Millenary acoustics considered as the ancestor of the whistle; it could be up to 3,000 years old


A referee's whistle blows to indicate that the game is over, just as the whistle announces the end of the working day in an old factory. However, neither the players nor the workers know that these devices have their origin in the noise generators developed more than three thousand years ago by the Olmec culture. 

Such is the case of the noise generators made of ilmenite rocks, which emulated the noises and sounds of the wind that, due to their characteristics, have come to be confused with beads and pieces of ornamentation. In spite of these erroneous interpretations, new investigations have allowed considering that these blowers, also called whistles, are the oldest sonorous evidence of the pre-Hispanic era.

Noise generators made of ilmenite are the antecedent of the so-called death whistles that civilizations such as the Mexica and Maya used in mortuary rituals. The ilmenite noise generators, unlike the death whistles that presented the design of a skull, are characterized by a square shape, with concave ends, and two holes that cross the small structure. One of these holes is larger than the other, which is directly related to its sonorous function.

In spite of their different shapes, both devices have the same acoustic principle based on the chaos that is formed when the wind, coming from different directions, collides and causes the generation of noise. The air generated by the mouth enters through one of the orifices and reaches a circular chamber with no exit, which causes it to return and try to exit through the same place. This generates wind chaos that emits a noise.

The frequencies emitted by these noise generators reach up to 4 thousand hertz, a range tolerated and appreciated by the human ear, so that these sounds can travel long distances (200 to 500 meters) from the place where they are executed. However, the range was even greater when people were located in high regions.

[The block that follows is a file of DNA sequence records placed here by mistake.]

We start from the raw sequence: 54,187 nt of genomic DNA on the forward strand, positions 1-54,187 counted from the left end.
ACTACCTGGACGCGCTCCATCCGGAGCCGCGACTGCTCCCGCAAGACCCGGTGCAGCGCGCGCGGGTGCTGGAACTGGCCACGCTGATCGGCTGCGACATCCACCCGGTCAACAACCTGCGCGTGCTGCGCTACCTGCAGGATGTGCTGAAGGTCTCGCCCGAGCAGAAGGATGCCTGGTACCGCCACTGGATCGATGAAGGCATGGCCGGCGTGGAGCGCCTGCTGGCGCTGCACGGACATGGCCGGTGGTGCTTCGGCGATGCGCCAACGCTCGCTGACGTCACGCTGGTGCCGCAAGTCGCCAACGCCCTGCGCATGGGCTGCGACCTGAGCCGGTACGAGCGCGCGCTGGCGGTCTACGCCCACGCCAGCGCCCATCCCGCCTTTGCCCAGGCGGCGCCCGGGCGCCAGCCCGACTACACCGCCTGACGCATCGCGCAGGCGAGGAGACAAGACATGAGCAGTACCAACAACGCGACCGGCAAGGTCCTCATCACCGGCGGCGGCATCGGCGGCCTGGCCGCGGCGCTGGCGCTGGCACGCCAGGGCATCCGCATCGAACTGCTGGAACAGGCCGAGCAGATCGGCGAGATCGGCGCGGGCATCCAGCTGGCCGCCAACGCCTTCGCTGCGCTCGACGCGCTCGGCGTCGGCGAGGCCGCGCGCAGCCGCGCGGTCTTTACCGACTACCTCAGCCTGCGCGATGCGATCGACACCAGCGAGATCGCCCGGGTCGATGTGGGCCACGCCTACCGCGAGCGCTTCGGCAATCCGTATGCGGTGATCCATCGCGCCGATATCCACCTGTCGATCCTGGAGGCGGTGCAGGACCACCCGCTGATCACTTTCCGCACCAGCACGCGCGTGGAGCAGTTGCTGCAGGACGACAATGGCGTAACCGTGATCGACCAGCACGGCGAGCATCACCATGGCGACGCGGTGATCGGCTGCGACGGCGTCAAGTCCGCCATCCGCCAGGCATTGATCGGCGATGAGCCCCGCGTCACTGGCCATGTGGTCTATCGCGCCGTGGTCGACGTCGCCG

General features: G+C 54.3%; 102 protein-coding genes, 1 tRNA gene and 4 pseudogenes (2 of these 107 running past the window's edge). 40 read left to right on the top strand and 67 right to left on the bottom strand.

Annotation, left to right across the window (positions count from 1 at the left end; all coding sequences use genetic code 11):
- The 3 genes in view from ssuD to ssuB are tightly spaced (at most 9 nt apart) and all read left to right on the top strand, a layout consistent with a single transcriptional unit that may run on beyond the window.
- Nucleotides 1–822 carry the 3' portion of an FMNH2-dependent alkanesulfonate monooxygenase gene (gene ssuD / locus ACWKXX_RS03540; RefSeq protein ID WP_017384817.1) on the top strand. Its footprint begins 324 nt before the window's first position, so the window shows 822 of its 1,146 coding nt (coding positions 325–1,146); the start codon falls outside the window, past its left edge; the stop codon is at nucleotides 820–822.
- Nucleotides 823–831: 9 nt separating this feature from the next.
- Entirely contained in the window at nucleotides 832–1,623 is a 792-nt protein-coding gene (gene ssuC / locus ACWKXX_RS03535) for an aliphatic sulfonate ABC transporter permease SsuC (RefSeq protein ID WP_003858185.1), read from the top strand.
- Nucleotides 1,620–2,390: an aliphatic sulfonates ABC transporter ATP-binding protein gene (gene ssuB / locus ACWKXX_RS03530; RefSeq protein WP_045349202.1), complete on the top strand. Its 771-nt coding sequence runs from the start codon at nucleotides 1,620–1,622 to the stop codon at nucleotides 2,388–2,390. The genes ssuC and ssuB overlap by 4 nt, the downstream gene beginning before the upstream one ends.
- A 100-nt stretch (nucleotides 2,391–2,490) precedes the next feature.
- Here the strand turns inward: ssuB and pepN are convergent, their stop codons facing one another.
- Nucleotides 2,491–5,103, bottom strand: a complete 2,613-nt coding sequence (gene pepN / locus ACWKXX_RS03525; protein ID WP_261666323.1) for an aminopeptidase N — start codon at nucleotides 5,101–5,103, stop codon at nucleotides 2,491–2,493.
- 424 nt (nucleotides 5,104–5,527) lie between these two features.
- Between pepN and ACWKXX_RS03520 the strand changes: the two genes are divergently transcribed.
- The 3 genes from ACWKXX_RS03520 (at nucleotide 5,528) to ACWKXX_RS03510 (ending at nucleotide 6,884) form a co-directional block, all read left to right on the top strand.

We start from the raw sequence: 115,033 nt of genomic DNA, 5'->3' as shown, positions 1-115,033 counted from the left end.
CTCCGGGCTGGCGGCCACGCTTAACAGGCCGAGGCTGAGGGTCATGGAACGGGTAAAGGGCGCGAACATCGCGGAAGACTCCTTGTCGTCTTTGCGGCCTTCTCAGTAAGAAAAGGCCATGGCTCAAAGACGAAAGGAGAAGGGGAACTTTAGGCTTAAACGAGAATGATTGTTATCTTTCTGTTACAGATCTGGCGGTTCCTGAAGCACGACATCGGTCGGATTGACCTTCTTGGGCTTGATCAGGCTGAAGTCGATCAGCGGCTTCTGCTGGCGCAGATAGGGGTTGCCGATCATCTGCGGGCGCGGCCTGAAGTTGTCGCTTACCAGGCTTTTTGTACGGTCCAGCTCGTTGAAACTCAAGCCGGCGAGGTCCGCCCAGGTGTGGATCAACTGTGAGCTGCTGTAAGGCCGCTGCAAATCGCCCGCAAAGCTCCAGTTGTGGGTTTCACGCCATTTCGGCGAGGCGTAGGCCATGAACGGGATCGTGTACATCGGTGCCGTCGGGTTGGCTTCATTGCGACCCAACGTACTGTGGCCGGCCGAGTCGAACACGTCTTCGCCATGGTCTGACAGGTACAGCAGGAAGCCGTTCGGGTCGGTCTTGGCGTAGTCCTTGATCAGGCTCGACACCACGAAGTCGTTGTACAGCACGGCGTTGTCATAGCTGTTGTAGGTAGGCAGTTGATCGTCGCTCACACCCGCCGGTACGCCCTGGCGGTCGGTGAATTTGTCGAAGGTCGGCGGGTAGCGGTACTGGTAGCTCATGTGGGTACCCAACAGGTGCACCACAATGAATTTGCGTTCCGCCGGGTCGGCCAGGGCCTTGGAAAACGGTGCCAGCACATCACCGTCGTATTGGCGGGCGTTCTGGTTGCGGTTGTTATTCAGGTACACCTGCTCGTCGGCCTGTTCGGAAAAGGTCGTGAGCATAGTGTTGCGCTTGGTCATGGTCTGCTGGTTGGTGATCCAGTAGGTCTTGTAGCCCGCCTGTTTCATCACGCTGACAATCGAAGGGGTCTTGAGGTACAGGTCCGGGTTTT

For the elaboration of the whistles, pre-Hispanic "drills" were used, designed from a rod arch, which supported, from one end to the other, a cord that served to entangle a "drill" that when turning it wore out the worked piece. The "drill bit" was a rigid stick, with a tip made, generally, of a much more resistant material than the one being drilled, and there is even evidence of the use of abrasive substances such as quartz powder and sea sand for this purpose.

"It is surprising the technology developed by these people for the elaboration of the whistles; the fact of creating artifacts to perforate stones as hard as ilmenite speaks of significant knowledge for the time" - Roberto Velázquez Cabrera, a specialist in sonorous archaeology.

The techniques have survived to the present day. Nowadays, there is a kind of whistle made of soda cork, which is flattened, folded in half, and perforated on both sides. These metallic devices have the same principle as the pre-Hispanic ones and are still used as toys for children.

Another relevant fact is the recent discovery of a large number of ilmenite noise-generating pieces, approximately 150 thousand, in the archaeological site of San Lorenzo Tenochtitlan, southeast of Veracruz. Together they reach 6 tons in weight, which are under the protection of the National Institute of Anthropology and History.

This type of rock is one of the hardest known to date due to its igneous origin. Due to its characteristics, it is considered a weakly magnetic mineral, generally black or gray in color, with a composition of ferric oxide, magnesium, and manganese. Ilmenite is used to make alloys for the space industry and pigments.

Nowadays, the sounds of nature, animals, and the context, in general, can be stored in modern devices that allow their later reproduction or use for specific purposes. Hundreds of years ago, in pre-Hispanic times, they were also recorded in the memory of men and reproduced by means of instruments that allowed them to imitate them in different rituals and contexts.

By Mexicanist, Source: INAH